There is somewhat less optimism here than existed up to a few days ago in regard to the question of hostilities on the West, chiefly owing to the news which is reaching from Holland and Belgium. M. Colijn's recent article, in which he suggested that small States, which found themselves in danger of attack, should seek allied help before the danger came, instead of waiting until it was too late, is much commented upon. I attach an extract,2 though you probably have seen the article. Such a suggestion from M. Colijn is taken as an indication that he believes an early attack on Holland to be almost a certainty. One would imagine that the Germans would not so soon attack in the West, where so much time has been given for defensive preparation, but the misadventures of Germany in the sea operations off Norway suggest that Hitler is capable of serious misjudgments of the situation. He seems to have counted upon a complaisant Norway, which, with his seizure of Denmark and of so many vital points right around the Norwegian Coast, could be relied upon to secure him quickly the control of the country. With Norway secured, he could hope to deal at his ease with Sweden, and thus ensure continued and increased supplies of ore and other commodities, though the latter would have to travel by slower routes than before. At the same time he would have cut off very considerable supplies of foodstuffs and materials from Britain. He could then turn to Roumania for more foodstuffs, etc. and claim that his resistance to the blockade could be continued indefinitely. It would be an attractive programme, but his sea losses at the hands of Norway and the allies show that his first plans at any rate have largely miscarried. It remains to be seen how he will fare in the next few weeks in Norway and possibly Sweden, and whether he will be prepared deliberately to open up new fronts where the allies can make contact with him.

Needless to say, there is much speculation here as to whether the U.S.S.R. will intervene in Norway and Sweden in order to secure an Atlantic port and a share in Swedish iron. The intervention of the U.S.S.R. in the north might make allied intervention in the south-east of Europe inevitable. I have heard here in official British circles the fear expressed that Italy might at any time endeavour to occupy Salonika, a suggestion which I understand comes from Balkan sources. That would immediately involve Greece, and of course Turkey and the allies would hardly be slow to react. I am told that Yugoslavian policy is 'wobbly'. A serious check for Germany in Scandinavia might, however, for the moment at least, cause 'non-belligerents' to avoid adventures. I am told by a Frenchman here who has the reputation of being closely in touch with French Government circles, that if it came, the military people in France would view Italian intervention without too much anxiety. Italy might not of course, if not pressed by the French, interfere at first in the West, unless there was some sort of large-scale offensive in the West by Germany. She would in any case in all probability have her hands pretty full elsewhere.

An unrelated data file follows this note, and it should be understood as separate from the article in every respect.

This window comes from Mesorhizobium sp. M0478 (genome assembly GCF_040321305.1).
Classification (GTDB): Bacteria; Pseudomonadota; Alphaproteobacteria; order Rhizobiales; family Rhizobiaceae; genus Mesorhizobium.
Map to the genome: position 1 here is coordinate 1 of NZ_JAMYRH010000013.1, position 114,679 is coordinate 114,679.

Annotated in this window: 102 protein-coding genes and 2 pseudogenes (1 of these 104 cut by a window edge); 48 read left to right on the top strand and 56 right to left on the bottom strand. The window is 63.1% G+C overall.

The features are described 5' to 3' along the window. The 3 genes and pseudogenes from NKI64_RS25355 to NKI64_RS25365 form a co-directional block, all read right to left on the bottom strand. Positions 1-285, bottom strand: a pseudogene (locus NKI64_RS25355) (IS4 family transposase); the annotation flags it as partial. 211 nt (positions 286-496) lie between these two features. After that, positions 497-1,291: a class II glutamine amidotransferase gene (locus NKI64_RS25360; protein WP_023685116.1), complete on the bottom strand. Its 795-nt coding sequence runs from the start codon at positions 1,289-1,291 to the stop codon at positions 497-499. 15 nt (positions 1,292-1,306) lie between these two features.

In view of the uncertainty of the situation, it would be well if the Department could send me at once the instructions applicable to a time of crisis, which I asked for some time ago. (Your semi-official letter of the 27th October, 1939,3 refers).

[signed] F.T. Cremins

1 See No. 149.

2 Not printed.

3 Not printed.

Purchase Volumes Online

Purchase Volumes Online



The Royal Irish Academy's Documents on Irish Foreign Policy series has published an eBook of confidential correspondence on the 1921 Anglo-Irish Treaty negotiations.

Free Download

International Counterparts

The international network of Editors of Diplomatic Documents was founded in 1988. Delegations from different parts of the world met for the first time in London in 1989.
Read more ....

Website design and developed by FUSIO